Before having kids, I never realized just how much kids had to say. I mean, they don't really know that much and what they think they know is usually wrong. Yet, they feel the need to fill ALL dead air time with statements like:
Him: "The light in the ceiling makes me think of eating a buffalo horn for lunch today."
Her: "Catty, Batty had a farm."
Me: Silent (what does that even mean?)
Yes, their voices are adorable. They are creative and sweet and innocent in their thoughts, but sometimes...ok, who am I kidding...often times I long for a little bit of quiet. All my life, I've known that people who talk too much wear me out emotionally. I'm one of those people who is re-energized by being alone. Maybe that's why I married a man of few words? But now I find myself among active talkers day in and day out. New parents should have coping classes to prepare for this, especially those who are re-energized by being alone, like me.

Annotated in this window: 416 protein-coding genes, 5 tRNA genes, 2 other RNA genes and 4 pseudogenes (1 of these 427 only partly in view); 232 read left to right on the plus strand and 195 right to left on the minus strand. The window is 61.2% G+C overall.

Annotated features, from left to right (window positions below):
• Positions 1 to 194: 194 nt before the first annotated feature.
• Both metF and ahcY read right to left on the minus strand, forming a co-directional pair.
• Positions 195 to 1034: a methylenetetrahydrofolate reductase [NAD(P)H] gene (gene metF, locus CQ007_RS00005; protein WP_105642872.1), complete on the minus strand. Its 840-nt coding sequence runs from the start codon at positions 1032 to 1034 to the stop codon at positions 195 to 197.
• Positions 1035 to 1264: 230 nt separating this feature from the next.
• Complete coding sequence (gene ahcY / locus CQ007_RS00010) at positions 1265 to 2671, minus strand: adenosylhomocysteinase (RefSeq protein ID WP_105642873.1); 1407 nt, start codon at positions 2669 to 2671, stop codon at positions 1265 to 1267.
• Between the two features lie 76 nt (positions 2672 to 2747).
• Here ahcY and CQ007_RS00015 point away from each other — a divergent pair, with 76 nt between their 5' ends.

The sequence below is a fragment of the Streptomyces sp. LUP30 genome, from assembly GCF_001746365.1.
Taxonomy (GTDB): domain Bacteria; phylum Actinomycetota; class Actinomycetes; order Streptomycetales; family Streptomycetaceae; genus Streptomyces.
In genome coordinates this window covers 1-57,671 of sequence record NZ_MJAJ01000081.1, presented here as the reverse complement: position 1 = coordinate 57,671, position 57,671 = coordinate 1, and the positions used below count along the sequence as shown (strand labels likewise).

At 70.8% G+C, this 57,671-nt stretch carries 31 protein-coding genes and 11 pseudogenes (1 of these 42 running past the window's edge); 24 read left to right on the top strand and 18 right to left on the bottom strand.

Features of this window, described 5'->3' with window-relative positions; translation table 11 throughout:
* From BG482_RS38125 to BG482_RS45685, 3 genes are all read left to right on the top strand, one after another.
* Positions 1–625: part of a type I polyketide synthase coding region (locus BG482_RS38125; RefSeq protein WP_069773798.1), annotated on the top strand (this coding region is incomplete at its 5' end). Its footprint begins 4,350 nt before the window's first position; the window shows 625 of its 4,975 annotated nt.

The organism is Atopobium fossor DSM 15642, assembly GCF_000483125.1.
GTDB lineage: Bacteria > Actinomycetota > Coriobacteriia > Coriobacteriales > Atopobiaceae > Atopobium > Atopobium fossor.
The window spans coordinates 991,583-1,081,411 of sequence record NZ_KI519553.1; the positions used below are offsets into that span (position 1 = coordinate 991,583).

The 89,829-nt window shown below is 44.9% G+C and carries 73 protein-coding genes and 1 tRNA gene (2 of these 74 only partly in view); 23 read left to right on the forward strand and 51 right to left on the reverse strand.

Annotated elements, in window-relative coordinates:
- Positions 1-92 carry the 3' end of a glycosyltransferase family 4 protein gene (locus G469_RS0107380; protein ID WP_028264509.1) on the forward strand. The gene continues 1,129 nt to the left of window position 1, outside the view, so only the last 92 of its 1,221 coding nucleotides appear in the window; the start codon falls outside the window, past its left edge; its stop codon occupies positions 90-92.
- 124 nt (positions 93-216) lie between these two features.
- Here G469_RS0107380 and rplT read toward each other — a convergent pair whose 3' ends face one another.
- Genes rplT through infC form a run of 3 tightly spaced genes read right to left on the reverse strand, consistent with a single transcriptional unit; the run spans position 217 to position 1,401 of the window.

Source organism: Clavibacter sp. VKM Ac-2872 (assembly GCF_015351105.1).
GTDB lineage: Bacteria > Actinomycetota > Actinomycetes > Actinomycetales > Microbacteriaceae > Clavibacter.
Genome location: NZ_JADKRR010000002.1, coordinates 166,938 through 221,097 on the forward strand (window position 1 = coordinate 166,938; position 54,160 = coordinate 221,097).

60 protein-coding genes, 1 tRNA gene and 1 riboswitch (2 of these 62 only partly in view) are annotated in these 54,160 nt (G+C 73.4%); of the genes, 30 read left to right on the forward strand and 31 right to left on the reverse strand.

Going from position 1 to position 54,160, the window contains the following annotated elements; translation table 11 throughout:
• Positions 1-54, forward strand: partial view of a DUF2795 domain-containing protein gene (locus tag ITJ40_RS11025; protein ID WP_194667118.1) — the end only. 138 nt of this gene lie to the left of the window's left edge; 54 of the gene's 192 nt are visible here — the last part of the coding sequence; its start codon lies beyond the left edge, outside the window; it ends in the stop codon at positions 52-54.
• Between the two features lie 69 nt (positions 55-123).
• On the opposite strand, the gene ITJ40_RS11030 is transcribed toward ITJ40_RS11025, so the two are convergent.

WHEN YOU TELL SOMEONE THAT THEIR KID IS 'PRETTY NORMAL FOR BEING HOMESCHOOLED', IT'S NOT A COMPLIMENT.
A statement like that is usually meant to be a compliment, but it just isn't. It's kind of like saying, "You don't stink too bad for being so old."
It's a backhanded way of saying that your kid is a poor soul for being homeschooled but it's good that you've made the best of it. For those of us that homeschool, we do it with purpose, reason, and to create certain experiences or outcomes for our children. I'm not sure what this "normal" is that you speak of, but I'm not convinced that it is something positive. Normal is conformity. Normal lacks individualism. Normal is not creative or opportunistic or a risk-taker. Normal is actually the problem, not homeschooling.